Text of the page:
The Big One that Didn’t Get Away (Finally)

by Terry Stahl

As I headed out the door to a favorite fishing spot, I could hear the thunder rumbling, off in the not-too-distant mountains. Even though it was 3 p.m. on a mid July day, darkness was closing in as if the sun were saying goodbye to another day in five minutes. As I looked toward the continental divide 15 miles away, I could see the rain falling. I just hoped it would stay in the mountains and not come down to the valley, which was where I was headed.

As I pulled to the side of the road next to Tarryall Creek six miles above the reservoir, there were a few continuing rumbles of thunder off to the west. As I rigged my 9’ 5wt St. Croix fly rod with my special caddis imitation, I wondered if the lack of bright sunshine would bring out the big ones from their daily hiding places. I also thought to myself, at least I wasn’t getting any static electricity between my thumb and graphite rod like I did the day before, but that is another story.

I carefully opened the barbed wire gate and locked it behind me. I slowly approached the crystal clear meadow stream on my knees and cast to the riffle below me. Today in this usually productive pool, there seemed to be nothing interested in my offering. I stood up and headed upstream to the next undercut bank.

After fishing this stream for seven years, I have discovered the fish are very finicky. If your fly is more than six inches from the bank, you probably won’t get a bite. I have proved this with friends, much to their amazement. I have them cast to a hole anywhere they want. Usually, there is no response. Next I tell them to cast no more than four inches from the bank. Usually, they get a strike even after they have cast to the hole already.

The next hole is a section of collapsed bank along the deep side of the stream. The stream is about 10 feet wide and is about two and half feet deep next to the far bank. With the wind blowing about 15 mph, I made a futile attempt to cast next to the partially sunken bank. The first cast went to the middle of the stream. My fly floated untouched. My second cast made the adjustment for the wind and landed two inches from the bank. Within the first six inches of floating, my fly disappeared and in its place came a loud gulp of air and a medium size circle. I tried to set the hook, but all I received for my effort was a pretty good false cast. I continued to cast a little further upstream from each previous cast until again my fly disappeared. Unfortunately, the same result occurred when I set the hook. Nothing.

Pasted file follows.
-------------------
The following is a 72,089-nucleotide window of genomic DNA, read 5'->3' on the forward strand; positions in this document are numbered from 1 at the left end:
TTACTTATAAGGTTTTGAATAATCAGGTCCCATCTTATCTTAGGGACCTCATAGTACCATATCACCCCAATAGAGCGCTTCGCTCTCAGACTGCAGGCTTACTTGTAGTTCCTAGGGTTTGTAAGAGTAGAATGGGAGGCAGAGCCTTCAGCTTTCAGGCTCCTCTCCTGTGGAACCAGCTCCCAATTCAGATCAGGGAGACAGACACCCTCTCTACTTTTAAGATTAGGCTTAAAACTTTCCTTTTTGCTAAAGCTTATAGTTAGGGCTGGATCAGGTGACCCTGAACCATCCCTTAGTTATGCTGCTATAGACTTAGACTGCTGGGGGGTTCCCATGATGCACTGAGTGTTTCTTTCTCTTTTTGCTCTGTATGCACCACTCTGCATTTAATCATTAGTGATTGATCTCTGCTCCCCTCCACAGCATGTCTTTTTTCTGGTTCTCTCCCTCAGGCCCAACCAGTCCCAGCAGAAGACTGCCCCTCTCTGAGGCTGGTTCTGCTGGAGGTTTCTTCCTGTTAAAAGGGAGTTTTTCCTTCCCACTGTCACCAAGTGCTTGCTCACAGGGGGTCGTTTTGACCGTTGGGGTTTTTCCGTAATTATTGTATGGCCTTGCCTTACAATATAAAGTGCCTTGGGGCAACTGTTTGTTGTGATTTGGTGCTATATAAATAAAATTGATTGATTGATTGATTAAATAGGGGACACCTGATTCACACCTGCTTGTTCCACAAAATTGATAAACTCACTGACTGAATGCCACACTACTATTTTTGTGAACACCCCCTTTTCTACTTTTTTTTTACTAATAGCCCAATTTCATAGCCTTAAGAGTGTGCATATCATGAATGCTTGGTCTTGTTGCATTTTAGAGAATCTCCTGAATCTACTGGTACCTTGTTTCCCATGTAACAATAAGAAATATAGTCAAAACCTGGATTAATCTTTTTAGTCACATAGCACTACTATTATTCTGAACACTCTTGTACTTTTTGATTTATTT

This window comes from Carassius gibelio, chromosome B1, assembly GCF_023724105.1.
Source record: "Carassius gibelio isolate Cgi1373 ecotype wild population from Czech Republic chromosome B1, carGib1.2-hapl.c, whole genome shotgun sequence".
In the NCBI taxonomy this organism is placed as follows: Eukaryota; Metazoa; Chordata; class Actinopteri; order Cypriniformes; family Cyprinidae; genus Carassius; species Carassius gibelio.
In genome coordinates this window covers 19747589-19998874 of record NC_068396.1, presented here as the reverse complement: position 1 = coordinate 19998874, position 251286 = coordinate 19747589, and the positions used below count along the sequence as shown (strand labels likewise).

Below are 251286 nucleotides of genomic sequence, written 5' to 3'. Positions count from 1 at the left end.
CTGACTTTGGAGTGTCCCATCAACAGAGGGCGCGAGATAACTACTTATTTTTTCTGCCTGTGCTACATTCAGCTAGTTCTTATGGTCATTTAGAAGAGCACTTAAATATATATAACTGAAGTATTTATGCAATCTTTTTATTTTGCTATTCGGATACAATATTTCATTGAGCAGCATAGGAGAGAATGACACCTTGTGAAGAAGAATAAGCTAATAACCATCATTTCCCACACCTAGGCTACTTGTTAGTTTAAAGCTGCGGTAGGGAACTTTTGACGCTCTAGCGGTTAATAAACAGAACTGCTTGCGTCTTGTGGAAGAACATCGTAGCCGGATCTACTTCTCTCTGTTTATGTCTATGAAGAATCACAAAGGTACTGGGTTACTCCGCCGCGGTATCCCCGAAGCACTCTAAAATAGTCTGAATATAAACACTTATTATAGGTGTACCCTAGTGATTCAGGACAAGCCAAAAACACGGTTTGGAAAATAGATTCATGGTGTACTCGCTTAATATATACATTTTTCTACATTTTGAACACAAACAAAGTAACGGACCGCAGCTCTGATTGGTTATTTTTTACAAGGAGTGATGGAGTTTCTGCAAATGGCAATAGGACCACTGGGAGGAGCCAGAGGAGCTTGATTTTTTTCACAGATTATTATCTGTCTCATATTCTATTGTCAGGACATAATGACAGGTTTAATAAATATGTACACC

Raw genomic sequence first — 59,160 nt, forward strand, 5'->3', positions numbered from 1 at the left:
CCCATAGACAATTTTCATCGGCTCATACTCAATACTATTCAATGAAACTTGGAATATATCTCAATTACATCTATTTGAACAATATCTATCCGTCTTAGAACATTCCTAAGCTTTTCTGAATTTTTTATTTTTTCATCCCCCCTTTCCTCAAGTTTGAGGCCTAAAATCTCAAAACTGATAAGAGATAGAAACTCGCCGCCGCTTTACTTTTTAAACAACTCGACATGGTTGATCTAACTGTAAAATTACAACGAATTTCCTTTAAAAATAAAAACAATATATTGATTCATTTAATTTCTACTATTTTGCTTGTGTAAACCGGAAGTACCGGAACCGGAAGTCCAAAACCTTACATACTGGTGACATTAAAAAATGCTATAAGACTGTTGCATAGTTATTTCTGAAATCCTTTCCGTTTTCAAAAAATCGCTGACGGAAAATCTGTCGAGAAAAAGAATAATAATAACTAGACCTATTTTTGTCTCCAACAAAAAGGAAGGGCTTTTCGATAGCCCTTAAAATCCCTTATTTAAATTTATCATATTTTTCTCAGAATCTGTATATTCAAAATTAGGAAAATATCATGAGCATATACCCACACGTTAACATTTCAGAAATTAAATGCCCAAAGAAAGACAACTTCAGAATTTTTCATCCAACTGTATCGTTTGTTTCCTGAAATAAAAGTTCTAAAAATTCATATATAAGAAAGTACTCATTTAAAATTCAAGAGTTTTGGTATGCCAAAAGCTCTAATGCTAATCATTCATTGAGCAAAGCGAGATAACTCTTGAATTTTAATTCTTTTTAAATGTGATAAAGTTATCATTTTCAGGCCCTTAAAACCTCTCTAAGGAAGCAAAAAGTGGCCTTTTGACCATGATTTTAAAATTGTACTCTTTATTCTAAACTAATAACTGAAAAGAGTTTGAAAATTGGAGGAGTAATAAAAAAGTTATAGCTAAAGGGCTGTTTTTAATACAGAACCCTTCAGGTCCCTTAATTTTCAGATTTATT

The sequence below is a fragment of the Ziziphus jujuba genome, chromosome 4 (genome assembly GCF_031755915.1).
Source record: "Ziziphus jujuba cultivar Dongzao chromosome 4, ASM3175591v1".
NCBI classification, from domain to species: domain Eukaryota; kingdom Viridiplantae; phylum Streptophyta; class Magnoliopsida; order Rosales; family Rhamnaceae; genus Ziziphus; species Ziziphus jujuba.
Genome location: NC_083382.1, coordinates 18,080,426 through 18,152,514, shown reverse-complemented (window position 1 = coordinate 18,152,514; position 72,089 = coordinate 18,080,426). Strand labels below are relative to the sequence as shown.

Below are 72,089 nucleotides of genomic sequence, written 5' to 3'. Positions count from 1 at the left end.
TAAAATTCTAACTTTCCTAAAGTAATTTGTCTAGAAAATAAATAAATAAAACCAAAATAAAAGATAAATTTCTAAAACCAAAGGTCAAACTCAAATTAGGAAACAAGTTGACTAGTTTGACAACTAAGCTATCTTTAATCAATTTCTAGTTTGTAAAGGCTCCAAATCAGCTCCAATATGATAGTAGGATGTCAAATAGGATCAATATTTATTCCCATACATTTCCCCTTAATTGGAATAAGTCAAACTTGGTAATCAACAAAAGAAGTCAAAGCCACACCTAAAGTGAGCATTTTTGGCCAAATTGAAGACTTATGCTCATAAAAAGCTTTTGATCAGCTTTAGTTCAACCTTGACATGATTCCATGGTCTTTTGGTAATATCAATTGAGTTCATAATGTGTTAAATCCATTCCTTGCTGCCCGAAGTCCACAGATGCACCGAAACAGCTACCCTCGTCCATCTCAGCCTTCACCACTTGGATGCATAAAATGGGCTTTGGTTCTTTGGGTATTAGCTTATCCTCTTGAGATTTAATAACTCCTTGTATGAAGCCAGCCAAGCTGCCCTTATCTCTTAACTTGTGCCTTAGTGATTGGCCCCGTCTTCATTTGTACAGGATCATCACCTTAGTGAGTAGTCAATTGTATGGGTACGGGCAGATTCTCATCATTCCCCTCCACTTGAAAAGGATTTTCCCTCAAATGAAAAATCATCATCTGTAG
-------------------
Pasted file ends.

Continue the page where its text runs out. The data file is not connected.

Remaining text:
Next, I had to cross the stream at a riffle that barely came to knee high. I walked up the grass bank to the sand bar that was now exposed as the spring runoff had receded. Across from me was a riffle about five feet long and one foot wide with a section of backwater between the overhanging bank and the riffle. Five or six casts to various sections of the riffle produced nothing. The first two casts to the backwater also produced nothing. The third cast went into the water just behind the overhanging portion of the bank. Instantly, my fly disappeared into a very small circle. I set the hook and finally had something at the end of my line. The fish fought well, but was rapidly at my feet. I quickly released the slender 13” inch brown with an oversized head.

tarryall bank

I moved on to a long pool with a medium current flowing next to the bank. The pool was about 30 feet long with a three-foot high bank. I cast to the bank at the tail of the pool and was rewarded with a nice 9” brown trout. It was quickly released to be caught another day. One more 11” fish was caught and released in this pool. The wind was getting a little stronger now with occasional gusts that made it very difficult to cast. Luckily, the stream meanders in the meadow so, finding a hole downwind or crosswind just means walking about 10 yards more.

The next hole was a long slow moving challenge. The surface looks like a glass table top with no noticeable current. The bank is about three feet above the water and the depth of the water is almost five feet. My first cast was about five inches from the bank half way up into the hole. Almost immediately, my fly disappeared. I set the hook and was into another good fish. This fish took a little longer to land and release. It was a hefty 13” brown with bright pink spots. I caught and released one more 12” fish further up the hole.

tarryall pool Colorado fishing